January 25, 1996
President's Computer Idea Gets Mixed Response
By PETER APPLEBOME
t seemed like motherhood and apple pie for the Microsoft era: a proposal to put a computer linked to the Internet in every American classroom by the year 2000.
But educators on Wednesday had sharply disparate views on the wisdom, utility and feasibility of President Clinton's proposal in his State of the Union Message on Tuesday to bring every American classroom into the computer age.
Proponents said it was a visionary, affordable call for equalizing access to technologies that have the ability to either narrow or broadly expand the gaps between haves and have nots. Skeptics said it was a shallow attempt to find a technological cure-all rather than addressing the real needs of the nation's schools.
And there were immediate questions about where the money would come from at a time of tightening budget constraints and whether the plan could be carried out for the $10 billion preliminary cost estimate being used on Wednesday by Department of Education officials.
The proposal, which calls for each classroom to have a computer for every four or five students, was one of the boldest proposals in a speech that featured few major new initiatives.
"Every classroom in America must be connected to the information superhighway, with computers, good software and well-trained teachers," Clinton said in the speech. "We are working with the telecommunications industry, educators and parents to connect 20 percent of the classrooms in California by this spring, and every classroom and library in America by the year 2000."
Under Secretary of Education Marshall S. Smith said Clinton would announce the details of the proposal in about three weeks. But Smith said the basic plan was to have corporations agree to wire schools around the country for access to the Internet. That is already happening in California, he said.
Smith estimated that the costs, including those for computers and software and training teachers, would come to about $10 billion. He said federal money, perhaps $2 billion, would augment about four times as much raised by the states or school districts.
But a study completed last summer by the McKinsey & Co. accounting firm for the National Information Infrastructure Advisory Council estimated that the cost of providing computers for all the nation's classrooms would range from $11 billion for a computer laboratory used by several classes to $47 billion for the kind of system in Clinton's plan. It also cited a need for $4 billion in annual operation and maintenance for the lab plan and $14 billion for the more ambitious plan.
Smith said he was aware of the report and attributed the difference in the two cost estimates to falling computer prices, not having to finance the wiring and Internet connections under the Clinton plan and other different assumptions. A spokesman for McKinsey said he could not evaluate the administration's plan without seeing its specifics.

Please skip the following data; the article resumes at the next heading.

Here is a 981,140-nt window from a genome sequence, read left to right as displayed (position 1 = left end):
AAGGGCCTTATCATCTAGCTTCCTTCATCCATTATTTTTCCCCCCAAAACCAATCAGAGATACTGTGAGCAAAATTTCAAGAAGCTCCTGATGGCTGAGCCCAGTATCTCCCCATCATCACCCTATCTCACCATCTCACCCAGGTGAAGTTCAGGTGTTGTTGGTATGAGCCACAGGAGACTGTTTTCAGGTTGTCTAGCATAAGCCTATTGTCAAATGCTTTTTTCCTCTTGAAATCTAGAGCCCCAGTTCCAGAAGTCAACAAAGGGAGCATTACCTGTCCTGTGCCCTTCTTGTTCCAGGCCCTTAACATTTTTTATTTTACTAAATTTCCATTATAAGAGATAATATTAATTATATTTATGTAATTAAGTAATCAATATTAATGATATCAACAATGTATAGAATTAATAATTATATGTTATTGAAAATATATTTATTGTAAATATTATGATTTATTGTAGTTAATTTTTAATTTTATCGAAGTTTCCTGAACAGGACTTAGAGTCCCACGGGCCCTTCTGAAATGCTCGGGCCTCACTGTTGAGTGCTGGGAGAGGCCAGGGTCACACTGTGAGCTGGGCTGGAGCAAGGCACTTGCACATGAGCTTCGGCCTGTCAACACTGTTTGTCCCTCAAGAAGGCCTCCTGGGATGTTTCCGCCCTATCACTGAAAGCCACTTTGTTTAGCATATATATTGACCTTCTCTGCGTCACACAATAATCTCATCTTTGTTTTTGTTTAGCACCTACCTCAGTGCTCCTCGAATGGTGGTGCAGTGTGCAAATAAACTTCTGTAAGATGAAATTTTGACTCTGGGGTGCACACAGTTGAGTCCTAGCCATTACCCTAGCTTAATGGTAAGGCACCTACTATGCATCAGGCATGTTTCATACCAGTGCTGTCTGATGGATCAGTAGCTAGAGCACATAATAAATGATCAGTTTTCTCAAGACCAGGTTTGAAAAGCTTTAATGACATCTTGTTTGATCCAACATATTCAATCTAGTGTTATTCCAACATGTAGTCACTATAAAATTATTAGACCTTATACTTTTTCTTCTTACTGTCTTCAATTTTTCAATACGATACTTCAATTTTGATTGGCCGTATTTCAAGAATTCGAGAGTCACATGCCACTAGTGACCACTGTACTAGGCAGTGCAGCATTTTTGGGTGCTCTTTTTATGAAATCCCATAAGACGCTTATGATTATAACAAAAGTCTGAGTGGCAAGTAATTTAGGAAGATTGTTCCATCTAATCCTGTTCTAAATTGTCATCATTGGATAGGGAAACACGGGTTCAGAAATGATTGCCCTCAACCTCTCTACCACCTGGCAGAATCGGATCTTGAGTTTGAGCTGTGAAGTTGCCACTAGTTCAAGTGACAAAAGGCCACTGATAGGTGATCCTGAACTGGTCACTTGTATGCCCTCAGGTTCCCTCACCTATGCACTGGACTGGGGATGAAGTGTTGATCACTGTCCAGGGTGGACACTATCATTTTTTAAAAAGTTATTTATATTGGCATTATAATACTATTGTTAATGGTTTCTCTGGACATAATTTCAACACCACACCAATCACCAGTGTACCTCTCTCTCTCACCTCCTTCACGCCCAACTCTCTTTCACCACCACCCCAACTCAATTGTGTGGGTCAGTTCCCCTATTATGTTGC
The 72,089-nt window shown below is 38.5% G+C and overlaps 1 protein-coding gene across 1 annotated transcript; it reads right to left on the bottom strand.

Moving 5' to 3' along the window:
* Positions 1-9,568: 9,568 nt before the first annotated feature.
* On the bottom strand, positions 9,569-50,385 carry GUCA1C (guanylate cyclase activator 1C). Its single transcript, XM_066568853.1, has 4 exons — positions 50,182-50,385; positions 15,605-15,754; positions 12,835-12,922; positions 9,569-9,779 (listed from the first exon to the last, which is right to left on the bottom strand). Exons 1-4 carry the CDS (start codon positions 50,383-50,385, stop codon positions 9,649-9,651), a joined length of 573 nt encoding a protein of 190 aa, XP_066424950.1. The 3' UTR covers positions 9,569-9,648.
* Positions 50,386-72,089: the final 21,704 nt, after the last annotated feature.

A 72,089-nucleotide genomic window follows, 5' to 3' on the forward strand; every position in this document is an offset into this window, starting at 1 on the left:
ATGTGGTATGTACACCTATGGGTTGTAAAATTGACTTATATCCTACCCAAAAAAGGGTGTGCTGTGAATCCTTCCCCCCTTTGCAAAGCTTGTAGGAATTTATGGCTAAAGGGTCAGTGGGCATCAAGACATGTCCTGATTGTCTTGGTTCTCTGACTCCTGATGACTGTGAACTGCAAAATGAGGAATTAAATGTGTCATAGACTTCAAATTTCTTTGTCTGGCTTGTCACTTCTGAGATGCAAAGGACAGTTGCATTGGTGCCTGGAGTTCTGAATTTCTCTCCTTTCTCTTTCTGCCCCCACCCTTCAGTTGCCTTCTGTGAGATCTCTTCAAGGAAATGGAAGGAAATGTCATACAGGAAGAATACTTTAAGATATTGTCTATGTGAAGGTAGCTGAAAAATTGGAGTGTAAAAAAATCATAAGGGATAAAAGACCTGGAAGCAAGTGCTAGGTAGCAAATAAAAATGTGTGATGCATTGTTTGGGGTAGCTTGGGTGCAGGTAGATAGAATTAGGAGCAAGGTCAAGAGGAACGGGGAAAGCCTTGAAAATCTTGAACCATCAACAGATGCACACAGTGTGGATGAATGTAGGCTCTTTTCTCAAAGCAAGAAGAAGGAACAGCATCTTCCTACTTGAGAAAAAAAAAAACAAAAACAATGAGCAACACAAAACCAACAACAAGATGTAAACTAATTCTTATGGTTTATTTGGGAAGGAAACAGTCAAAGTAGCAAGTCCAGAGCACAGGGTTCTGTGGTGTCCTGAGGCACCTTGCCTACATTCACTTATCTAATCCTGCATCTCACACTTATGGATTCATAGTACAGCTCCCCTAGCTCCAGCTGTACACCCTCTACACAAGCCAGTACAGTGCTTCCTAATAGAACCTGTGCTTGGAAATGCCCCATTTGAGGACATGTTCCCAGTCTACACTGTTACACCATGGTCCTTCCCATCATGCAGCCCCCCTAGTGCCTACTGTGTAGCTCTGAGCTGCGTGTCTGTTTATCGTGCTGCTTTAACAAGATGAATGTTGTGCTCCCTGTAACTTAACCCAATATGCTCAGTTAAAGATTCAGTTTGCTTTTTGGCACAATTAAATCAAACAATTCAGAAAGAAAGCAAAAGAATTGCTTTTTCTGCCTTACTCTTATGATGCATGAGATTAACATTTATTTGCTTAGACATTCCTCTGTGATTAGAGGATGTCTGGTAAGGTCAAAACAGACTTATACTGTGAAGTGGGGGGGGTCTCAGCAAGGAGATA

"We think we have numbers that will work, but these numbers could be reworked in the next three weeks," Smith said. "I don't see this as new, grandiose spending by any means. This is an important priority for education, and it's worth trying to figure out where the money can come from."
Many education experts hailed the proposal, even if most were skeptical about whether the goal of hooking all classrooms to the Internet by 2000 would be met.
Arthur Levine, president of Teachers College at Columbia University, said such a move was critical, adding, "I would not have said that a few years ago."
"What's happening in this country is that the wealthiest school districts in the country are getting the technology and the poorest are not, and they're falling further and further behind," he said. "Technology like this can open an incredible array of opportunities to these kids."
With computer technology the schools with the poorest library and resources can have access to the same educational resources as the richest, he said. Without it, the gaps between rich and poor are certain to grow.
At the other extreme of opinion was Edward Miller, editor of the Harvard Education Letter.
"It struck me as an overly simplistic idea," he said. "Of all the things one could wish for American education, I would place this very far down the list. Unfortunately, the evidence from research on the usefulness of technology is not very encouraging. The idea that you put computers in classrooms and kids learn better is just not the case."
He said that traditional teaching mattered much more than technology and that that was where resources should go.
Indeed, even those more positive about the value of computers in classrooms stressed that unless they were part of an overall learning strategy, their impact would be limited.
"One of the enduring difficulties about technology and education is that a lot of people think about the technology first and the education later, if at all," said Stone Wiske, co-director of the Educational Technology Center at the Harvard Graduate School of Education.
"I do think it's a very good idea to get computers in classrooms but only if we've started with a clear set of educational priorities and then make a selection of technologies to advance that clearly defined purpose."
Copyright 1996 The New York Times Company